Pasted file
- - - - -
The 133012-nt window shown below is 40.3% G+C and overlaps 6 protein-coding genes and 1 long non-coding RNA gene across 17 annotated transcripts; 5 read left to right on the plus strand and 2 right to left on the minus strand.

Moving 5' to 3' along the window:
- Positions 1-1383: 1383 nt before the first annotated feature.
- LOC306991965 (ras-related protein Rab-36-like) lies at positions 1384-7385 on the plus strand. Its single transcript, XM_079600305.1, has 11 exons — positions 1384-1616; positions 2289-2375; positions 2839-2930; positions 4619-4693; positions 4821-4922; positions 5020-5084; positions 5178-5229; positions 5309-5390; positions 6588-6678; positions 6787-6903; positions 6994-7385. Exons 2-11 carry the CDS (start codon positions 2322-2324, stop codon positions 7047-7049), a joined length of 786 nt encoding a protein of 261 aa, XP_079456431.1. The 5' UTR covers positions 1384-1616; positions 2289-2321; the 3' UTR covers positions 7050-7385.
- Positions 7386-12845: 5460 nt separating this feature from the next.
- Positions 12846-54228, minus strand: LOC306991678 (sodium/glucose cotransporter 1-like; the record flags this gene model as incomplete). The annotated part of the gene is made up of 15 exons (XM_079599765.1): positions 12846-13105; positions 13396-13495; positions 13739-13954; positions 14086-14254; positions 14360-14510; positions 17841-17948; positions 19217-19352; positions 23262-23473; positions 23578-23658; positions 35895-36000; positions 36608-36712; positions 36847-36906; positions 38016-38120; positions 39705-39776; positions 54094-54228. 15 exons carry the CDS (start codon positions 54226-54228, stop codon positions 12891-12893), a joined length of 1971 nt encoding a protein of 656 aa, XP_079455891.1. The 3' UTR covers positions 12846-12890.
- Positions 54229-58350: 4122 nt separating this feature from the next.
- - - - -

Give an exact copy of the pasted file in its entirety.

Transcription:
The 133012-nt window shown below is 40.3% G+C and overlaps 6 protein-coding genes and 1 long non-coding RNA gene across 17 annotated transcripts; 5 read left to right on the plus strand and 2 right to left on the minus strand.

Moving 5' to 3' along the window:
- Positions 1-1383: 1383 nt before the first annotated feature.
- LOC306991965 (ras-related protein Rab-36-like) lies at positions 1384-7385 on the plus strand. Its single transcript, XM_079600305.1, has 11 exons — positions 1384-1616; positions 2289-2375; positions 2839-2930; positions 4619-4693; positions 4821-4922; positions 5020-5084; positions 5178-5229; positions 5309-5390; positions 6588-6678; positions 6787-6903; positions 6994-7385. Exons 2-11 carry the CDS (start codon positions 2322-2324, stop codon positions 7047-7049), a joined length of 786 nt encoding a protein of 261 aa, XP_079456431.1. The 5' UTR covers positions 1384-1616; positions 2289-2321; the 3' UTR covers positions 7050-7385.
- Positions 7386-12845: 5460 nt separating this feature from the next.
- Positions 12846-54228, minus strand: LOC306991678 (sodium/glucose cotransporter 1-like; the record flags this gene model as incomplete). The annotated part of the gene is made up of 15 exons (XM_079599765.1): positions 12846-13105; positions 13396-13495; positions 13739-13954; positions 14086-14254; positions 14360-14510; positions 17841-17948; positions 19217-19352; positions 23262-23473; positions 23578-23658; positions 35895-36000; positions 36608-36712; positions 36847-36906; positions 38016-38120; positions 39705-39776; positions 54094-54228. 15 exons carry the CDS (start codon positions 54226-54228, stop codon positions 12891-12893), a joined length of 1971 nt encoding a protein of 656 aa, XP_079455891.1. The 3' UTR covers positions 12846-12890.
- Positions 54229-58350: 4122 nt separating this feature from the next.